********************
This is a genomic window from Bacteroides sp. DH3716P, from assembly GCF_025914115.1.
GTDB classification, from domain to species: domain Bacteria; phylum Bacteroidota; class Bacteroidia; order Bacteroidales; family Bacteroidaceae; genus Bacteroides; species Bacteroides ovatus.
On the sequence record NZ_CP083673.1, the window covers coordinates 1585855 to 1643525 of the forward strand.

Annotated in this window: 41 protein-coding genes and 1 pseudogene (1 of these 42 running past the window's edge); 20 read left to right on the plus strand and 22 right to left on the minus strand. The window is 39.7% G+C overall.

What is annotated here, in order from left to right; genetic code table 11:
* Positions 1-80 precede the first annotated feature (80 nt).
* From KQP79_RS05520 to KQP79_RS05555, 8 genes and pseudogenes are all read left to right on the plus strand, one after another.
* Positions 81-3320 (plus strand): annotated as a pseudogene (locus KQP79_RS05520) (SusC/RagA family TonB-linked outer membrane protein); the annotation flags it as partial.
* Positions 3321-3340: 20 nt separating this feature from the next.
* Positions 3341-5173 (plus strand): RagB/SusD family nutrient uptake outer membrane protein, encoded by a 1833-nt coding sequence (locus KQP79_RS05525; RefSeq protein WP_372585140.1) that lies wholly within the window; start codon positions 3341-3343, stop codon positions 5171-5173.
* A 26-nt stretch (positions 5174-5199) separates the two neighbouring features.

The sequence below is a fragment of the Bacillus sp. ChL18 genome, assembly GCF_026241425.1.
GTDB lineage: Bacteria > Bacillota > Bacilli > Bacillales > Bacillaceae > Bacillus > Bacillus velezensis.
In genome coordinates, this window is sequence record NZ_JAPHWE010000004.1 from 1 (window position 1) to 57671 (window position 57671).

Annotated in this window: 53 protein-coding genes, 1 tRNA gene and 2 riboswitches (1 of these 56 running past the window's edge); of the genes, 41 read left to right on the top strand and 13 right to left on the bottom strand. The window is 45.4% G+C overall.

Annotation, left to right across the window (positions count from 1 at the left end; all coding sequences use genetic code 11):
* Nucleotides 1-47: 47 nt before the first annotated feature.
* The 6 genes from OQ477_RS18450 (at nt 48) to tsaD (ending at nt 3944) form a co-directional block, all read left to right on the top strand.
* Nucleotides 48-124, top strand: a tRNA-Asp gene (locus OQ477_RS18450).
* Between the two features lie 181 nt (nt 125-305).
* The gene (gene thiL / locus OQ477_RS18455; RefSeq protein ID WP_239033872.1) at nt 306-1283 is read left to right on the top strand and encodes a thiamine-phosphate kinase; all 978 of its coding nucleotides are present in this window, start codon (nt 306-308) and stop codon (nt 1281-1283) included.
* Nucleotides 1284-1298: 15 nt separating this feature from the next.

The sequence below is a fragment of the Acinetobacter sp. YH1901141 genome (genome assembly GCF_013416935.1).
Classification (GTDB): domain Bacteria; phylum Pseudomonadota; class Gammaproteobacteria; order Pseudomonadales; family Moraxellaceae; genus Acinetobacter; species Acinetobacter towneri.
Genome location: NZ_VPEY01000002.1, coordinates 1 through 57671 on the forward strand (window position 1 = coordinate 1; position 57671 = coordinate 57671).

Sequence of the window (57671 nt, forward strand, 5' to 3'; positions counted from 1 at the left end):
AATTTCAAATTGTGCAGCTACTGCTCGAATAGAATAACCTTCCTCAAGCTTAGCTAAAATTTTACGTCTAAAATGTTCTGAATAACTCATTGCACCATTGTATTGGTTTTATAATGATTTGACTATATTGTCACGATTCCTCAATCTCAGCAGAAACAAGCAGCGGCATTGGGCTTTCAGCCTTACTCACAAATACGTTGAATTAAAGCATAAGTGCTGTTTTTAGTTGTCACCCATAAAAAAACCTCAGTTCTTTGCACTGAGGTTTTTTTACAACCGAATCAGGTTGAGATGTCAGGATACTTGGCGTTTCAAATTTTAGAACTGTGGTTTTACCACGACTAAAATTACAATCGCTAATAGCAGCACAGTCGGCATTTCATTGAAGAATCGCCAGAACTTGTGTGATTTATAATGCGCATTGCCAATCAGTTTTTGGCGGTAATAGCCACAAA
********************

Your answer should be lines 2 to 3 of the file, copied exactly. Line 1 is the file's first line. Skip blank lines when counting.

GTDB classification, from domain to species: domain Bacteria; phylum Bacteroidota; class Bacteroidia; order Bacteroidales; family Bacteroidaceae; genus Bacteroides; species Bacteroides ovatus.
On the sequence record NZ_CP083673.1, the window covers coordinates 1585855 to 1643525 of the forward strand.